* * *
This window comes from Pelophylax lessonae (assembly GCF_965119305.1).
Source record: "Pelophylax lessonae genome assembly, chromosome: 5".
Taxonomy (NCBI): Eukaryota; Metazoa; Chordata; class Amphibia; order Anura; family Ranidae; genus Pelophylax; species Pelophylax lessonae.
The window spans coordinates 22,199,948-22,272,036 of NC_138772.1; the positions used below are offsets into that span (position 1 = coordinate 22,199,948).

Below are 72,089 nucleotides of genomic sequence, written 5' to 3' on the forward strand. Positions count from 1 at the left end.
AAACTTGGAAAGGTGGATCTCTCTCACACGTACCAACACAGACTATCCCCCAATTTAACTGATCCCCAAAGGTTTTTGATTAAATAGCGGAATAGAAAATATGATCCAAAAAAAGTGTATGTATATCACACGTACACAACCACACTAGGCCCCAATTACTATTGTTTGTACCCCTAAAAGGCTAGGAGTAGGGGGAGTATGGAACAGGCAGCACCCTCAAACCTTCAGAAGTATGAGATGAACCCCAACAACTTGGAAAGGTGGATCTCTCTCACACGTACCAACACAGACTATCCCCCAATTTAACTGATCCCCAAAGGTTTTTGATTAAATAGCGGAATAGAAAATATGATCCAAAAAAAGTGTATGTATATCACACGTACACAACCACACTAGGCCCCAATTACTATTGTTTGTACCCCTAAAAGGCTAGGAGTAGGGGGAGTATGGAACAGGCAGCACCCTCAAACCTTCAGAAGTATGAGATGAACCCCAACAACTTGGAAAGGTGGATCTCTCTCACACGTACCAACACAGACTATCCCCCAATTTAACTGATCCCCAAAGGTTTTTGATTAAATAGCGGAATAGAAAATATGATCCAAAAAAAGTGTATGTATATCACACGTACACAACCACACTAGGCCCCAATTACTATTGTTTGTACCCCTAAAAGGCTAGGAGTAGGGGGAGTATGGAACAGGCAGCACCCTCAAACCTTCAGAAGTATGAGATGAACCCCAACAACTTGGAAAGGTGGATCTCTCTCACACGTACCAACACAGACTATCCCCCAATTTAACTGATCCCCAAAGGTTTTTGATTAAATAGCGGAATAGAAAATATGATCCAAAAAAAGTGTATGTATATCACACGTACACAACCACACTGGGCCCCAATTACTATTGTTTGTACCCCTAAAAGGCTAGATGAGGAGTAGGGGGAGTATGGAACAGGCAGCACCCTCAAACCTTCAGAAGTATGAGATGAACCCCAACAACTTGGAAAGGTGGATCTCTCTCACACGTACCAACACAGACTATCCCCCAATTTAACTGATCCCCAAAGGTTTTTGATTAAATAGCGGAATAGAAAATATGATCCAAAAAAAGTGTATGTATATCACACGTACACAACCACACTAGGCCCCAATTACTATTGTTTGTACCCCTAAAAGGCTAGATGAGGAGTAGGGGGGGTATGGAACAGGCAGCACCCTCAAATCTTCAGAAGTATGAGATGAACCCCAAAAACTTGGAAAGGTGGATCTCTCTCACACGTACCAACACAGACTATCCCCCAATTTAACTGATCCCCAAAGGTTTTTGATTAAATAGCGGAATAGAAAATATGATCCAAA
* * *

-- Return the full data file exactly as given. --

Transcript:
This window comes from Pelophylax lessonae (assembly GCF_965119305.1).
Source record: "Pelophylax lessonae genome assembly, chromosome: 5".
Taxonomy (NCBI): Eukaryota; Metazoa; Chordata; class Amphibia; order Anura; family Ranidae; genus Pelophylax; species Pelophylax lessonae.
The window spans coordinates 22,199,948-22,272,036 of NC_138772.1; the positions used below are offsets into that span (position 1 = coordinate 22,199,948).

Below are 72,089 nucleotides of genomic sequence, written 5' to 3' on the forward strand. Positions count from 1 at the left end.
AAACTTGGAAAGGTGGATCTCTCTCACACGTACCAACACAGACTATCCCCCAATTTAACTGATCCCCAAAGGTTTTTGATTAAATAGCGGAATAGAAAATATGATCCAAAAAAAGTGTATGTATATCACACGTACACAACCACACTAGGCCCCAATTACTATTGTTTGTACCCCTAAAAGGCTAGGAGTAGGGGGAGTATGGAACAGGCAGCACCCTCAAACCTTCAGAAGTATGAGATGAACCCCAACAACTTGGAAAGGTGGATCTCTCTCACACGTACCAACACAGACTATCCCCCAATTTAACTGATCCCCAAAGGTTTTTGATTAAATAGCGGAATAGAAAATATGATCCAAAAAAAGTGTATGTATATCACACGTACACAACCACACTAGGCCCCAATTACTATTGTTTGTACCCCTAAAAGGCTAGGAGTAGGGGGAGTATGGAACAGGCAGCACCCTCAAACCTTCAGAAGTATGAGATGAACCCCAACAACTTGGAAAGGTGGATCTCTCTCACACGTACCAACACAGACTATCCCCCAATTTAACTGATCCCCAAAGGTTTTTGATTAAATAGCGGAATAGAAAATATGATCCAAAAAAAGTGTATGTATATCACACGTACACAACCACACTAGGCCCCAATTACTATTGTTTGTACCCCTAAAAGGCTAGGAGTAGGGGGAGTATGGAACAGGCAGCACCCTCAAACCTTCAGAAGTATGAGATGAACCCCAACAACTTGGAAAGGTGGATCTCTCTCACACGTACCAACACAGACTATCCCCCAATTTAACTGATCCCCAAAGGTTTTTGATTAAATAGCGGAATAGAAAATATGATCCAAAAAAAGTGTATGTATATCACACGTACACAACCACACTGGGCCCCAATTACTATTGTTTGTACCCCTAAAAGGCTAGATGAGGAGTAGGGGGAGTATGGAACAGGCAGCACCCTCAAACCTTCAGAAGTATGAGATGAACCCCAACAACTTGGAAAGGTGGATCTCTCTCACACGTACCAACACAGACTATCCCCCAATTTAACTGATCCCCAAAGGTTTTTGATTAAATAGCGGAATAGAAAATATGATCCAAAAAAAGTGTATGTATATCACACGTACACAACCACACTAGGCCCCAATTACTATTGTTTGTACCCCTAAAAGGCTAGATGAGGAGTAGGGGGGGTATGGAACAGGCAGCACCCTCAAATCTTCAGAAGTATGAGATGAACCCCAAAAACTTGGAAAGGTGGATCTCTCTCACACGTACCAACACAGACTATCCCCCAATTTAACTGATCCCCAAAGGTTTTTGATTAAATAGCGGAATAGAAAATATGATCCAAA